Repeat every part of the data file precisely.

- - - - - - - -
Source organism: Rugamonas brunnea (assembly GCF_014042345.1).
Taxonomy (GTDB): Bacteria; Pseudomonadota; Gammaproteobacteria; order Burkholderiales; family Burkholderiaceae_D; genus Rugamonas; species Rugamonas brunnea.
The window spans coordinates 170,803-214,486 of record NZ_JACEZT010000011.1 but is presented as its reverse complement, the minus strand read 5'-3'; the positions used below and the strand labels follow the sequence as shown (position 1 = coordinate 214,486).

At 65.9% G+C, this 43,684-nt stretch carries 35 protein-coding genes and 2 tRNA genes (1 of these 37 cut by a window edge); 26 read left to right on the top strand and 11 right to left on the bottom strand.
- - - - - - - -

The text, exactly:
Source organism: Rugamonas brunnea (assembly GCF_014042345.1).
Taxonomy (GTDB): Bacteria; Pseudomonadota; Gammaproteobacteria; order Burkholderiales; family Burkholderiaceae_D; genus Rugamonas; species Rugamonas brunnea.
The window spans coordinates 170,803-214,486 of record NZ_JACEZT010000011.1 but is presented as its reverse complement, the minus strand read 5'-3'; the positions used below and the strand labels follow the sequence as shown (position 1 = coordinate 214,486).

At 65.9% G+C, this 43,684-nt stretch carries 35 protein-coding genes and 2 tRNA genes (1 of these 37 cut by a window edge); 26 read left to right on the top strand and 11 right to left on the bottom strand.